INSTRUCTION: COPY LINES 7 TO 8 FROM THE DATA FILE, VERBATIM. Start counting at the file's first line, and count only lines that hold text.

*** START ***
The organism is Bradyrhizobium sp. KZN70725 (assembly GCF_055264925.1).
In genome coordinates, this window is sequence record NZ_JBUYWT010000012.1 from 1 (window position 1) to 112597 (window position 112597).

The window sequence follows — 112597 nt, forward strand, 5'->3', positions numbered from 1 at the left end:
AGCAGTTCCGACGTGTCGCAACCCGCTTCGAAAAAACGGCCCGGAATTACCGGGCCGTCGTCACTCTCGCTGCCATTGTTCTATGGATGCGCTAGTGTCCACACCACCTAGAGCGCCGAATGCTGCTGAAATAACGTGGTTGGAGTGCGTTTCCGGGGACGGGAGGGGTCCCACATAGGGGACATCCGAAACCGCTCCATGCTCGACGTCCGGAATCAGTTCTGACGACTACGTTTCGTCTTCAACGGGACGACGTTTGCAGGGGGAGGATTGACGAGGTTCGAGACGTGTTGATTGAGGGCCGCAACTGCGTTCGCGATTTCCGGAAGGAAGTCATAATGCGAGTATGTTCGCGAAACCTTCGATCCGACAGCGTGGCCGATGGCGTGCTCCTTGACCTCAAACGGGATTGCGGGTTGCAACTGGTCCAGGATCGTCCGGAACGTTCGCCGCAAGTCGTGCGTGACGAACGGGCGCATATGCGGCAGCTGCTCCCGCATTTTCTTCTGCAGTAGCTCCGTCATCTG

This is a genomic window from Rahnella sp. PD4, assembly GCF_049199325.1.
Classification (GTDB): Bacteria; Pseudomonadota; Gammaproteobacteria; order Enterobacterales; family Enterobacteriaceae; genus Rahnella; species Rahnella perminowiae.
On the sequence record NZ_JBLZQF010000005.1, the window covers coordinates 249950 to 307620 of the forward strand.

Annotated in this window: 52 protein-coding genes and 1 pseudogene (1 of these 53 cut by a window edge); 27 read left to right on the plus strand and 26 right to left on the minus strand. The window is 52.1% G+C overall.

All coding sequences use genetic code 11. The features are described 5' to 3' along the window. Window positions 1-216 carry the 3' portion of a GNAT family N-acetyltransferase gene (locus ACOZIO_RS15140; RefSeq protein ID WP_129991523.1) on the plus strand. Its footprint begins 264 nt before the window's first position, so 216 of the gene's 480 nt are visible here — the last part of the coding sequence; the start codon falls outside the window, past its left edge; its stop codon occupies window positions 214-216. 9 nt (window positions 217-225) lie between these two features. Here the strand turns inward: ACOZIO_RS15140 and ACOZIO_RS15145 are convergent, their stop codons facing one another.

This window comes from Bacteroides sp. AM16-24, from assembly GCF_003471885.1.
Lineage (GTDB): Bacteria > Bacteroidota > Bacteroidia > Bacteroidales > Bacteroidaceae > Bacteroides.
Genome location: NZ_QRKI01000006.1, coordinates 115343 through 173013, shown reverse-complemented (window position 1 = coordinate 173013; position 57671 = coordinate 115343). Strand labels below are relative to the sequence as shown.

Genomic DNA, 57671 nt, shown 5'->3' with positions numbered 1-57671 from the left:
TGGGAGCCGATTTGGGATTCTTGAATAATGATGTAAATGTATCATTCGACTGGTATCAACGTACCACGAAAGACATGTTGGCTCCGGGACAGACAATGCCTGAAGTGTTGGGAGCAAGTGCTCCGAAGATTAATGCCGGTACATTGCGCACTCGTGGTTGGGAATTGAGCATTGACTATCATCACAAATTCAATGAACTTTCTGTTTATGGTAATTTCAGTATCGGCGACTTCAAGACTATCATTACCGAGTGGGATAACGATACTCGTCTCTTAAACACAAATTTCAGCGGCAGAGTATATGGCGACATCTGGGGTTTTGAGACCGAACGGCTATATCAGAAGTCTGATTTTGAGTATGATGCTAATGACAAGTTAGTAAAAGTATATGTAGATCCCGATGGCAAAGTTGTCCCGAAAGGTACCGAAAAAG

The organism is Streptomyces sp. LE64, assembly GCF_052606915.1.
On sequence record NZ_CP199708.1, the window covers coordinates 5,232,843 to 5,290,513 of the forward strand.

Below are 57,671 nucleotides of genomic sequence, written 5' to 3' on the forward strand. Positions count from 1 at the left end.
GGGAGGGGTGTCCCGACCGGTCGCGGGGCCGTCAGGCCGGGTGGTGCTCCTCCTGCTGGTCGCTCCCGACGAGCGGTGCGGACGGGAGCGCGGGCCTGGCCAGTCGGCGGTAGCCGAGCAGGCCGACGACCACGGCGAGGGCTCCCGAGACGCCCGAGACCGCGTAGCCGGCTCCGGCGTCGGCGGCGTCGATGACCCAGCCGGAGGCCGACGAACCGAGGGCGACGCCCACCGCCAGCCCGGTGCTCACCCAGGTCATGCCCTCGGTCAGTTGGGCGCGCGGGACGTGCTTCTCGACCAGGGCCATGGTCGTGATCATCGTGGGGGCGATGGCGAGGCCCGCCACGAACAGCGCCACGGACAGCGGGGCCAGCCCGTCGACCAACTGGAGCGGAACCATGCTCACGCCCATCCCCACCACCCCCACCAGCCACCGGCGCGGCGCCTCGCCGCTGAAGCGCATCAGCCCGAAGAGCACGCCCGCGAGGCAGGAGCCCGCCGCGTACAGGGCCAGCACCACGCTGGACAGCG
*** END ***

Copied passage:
On the sequence record NZ_JBLZQF010000005.1, the window covers coordinates 249950 to 307620 of the forward strand.

Annotated in this window: 52 protein-coding genes and 1 pseudogene (1 of these 53 cut by a window edge); 27 read left to right on the plus strand and 26 right to left on the minus strand. The window is 52.1% G+C overall.